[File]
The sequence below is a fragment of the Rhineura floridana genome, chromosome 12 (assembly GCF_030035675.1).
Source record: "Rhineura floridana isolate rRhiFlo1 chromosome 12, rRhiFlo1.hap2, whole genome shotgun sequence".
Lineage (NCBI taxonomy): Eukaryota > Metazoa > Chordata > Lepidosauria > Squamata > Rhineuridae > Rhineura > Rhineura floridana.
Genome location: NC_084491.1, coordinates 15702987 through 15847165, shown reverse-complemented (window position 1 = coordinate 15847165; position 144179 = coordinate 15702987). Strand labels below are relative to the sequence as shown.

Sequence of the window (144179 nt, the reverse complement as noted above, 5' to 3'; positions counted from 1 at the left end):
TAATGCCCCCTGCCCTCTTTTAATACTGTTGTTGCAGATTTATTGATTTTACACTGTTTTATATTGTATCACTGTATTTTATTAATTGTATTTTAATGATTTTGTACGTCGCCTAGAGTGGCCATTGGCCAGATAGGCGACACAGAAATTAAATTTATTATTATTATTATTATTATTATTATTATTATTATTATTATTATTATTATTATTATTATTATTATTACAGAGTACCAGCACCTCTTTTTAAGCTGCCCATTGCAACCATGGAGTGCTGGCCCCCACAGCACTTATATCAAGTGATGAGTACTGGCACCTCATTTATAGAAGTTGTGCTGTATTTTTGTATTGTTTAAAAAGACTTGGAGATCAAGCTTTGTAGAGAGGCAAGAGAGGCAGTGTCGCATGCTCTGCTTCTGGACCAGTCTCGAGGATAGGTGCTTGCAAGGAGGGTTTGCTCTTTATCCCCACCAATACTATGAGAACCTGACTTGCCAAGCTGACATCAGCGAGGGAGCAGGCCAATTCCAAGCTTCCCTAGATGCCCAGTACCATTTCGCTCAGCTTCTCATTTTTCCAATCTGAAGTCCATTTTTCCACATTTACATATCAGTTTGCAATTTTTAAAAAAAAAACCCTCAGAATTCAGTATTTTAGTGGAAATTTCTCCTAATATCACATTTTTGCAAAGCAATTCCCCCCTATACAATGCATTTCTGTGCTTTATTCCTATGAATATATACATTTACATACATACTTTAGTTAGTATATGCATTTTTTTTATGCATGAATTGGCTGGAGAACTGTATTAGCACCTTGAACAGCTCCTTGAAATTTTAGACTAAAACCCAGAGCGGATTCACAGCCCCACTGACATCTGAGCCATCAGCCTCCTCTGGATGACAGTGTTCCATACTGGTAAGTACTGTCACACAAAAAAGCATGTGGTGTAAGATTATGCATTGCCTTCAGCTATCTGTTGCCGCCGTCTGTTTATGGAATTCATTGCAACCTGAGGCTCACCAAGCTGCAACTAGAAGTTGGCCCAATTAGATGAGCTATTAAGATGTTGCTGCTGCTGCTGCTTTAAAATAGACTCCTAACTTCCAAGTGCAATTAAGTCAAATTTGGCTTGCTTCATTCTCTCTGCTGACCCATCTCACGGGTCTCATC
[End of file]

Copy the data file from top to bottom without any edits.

The sequence below is a fragment of the Rhineura floridana genome, chromosome 12 (assembly GCF_030035675.1).
Source record: "Rhineura floridana isolate rRhiFlo1 chromosome 12, rRhiFlo1.hap2, whole genome shotgun sequence".
Lineage (NCBI taxonomy): Eukaryota > Metazoa > Chordata > Lepidosauria > Squamata > Rhineuridae > Rhineura > Rhineura floridana.
Genome location: NC_084491.1, coordinates 15702987 through 15847165, shown reverse-complemented (window position 1 = coordinate 15847165; position 144179 = coordinate 15702987). Strand labels below are relative to the sequence as shown.

Sequence of the window (144179 nt, the reverse complement as noted above, 5' to 3'; positions counted from 1 at the left end):
TAATGCCCCCTGCCCTCTTTTAATACTGTTGTTGCAGATTTATTGATTTTACACTGTTTTATATTGTATCACTGTATTTTATTAATTGTATTTTAATGATTTTGTACGTCGCCTAGAGTGGCCATTGGCCAGATAGGCGACACAGAAATTAAATTTATTATTATTATTATTATTATTATTATTATTATTATTATTATTATTATTATTATTATTATTATTATTACAGAGTACCAGCACCTCTTTTTAAGCTGCCCATTGCAACCATGGAGTGCTGGCCCCCACAGCACTTATATCAAGTGATGAGTACTGGCACCTCATTTATAGAAGTTGTGCTGTATTTTTGTATTGTTTAAAAAGACTTGGAGATCAAGCTTTGTAGAGAGGCAAGAGAGGCAGTGTCGCATGCTCTGCTTCTGGACCAGTCTCGAGGATAGGTGCTTGCAAGGAGGGTTTGCTCTTTATCCCCACCAATACTATGAGAACCTGACTTGCCAAGCTGACATCAGCGAGGGAGCAGGCCAATTCCAAGCTTCCCTAGATGCCCAGTACCATTTCGCTCAGCTTCTCATTTTTCCAATCTGAAGTCCATTTTTCCACATTTACATATCAGTTTGCAATTTTTAAAAAAAAAACCCTCAGAATTCAGTATTTTAGTGGAAATTTCTCCTAATATCACATTTTTGCAAAGCAATTCCCCCCTATACAATGCATTTCTGTGCTTTATTCCTATGAATATATACATTTACATACATACTTTAGTTAGTATATGCATTTTTTTTATGCATGAATTGGCTGGAGAACTGTATTAGCACCTTGAACAGCTCCTTGAAATTTTAGACTAAAACCCAGAGCGGATTCACAGCCCCACTGACATCTGAGCCATCAGCCTCCTCTGGATGACAGTGTTCCATACTGGTAAGTACTGTCACACAAAAAAGCATGTGGTGTAAGATTATGCATTGCCTTCAGCTATCTGTTGCCGCCGTCTGTTTATGGAATTCATTGCAACCTGAGGCTCACCAAGCTGCAACTAGAAGTTGGCCCAATTAGATGAGCTATTAAGATGTTGCTGCTGCTGCTGCTTTAAAATAGACTCCTAACTTCCAAGTGCAATTAAGTCAAATTTGGCTTGCTTCATTCTCTCTGCTGACCCATCTCACGGGTCTCATC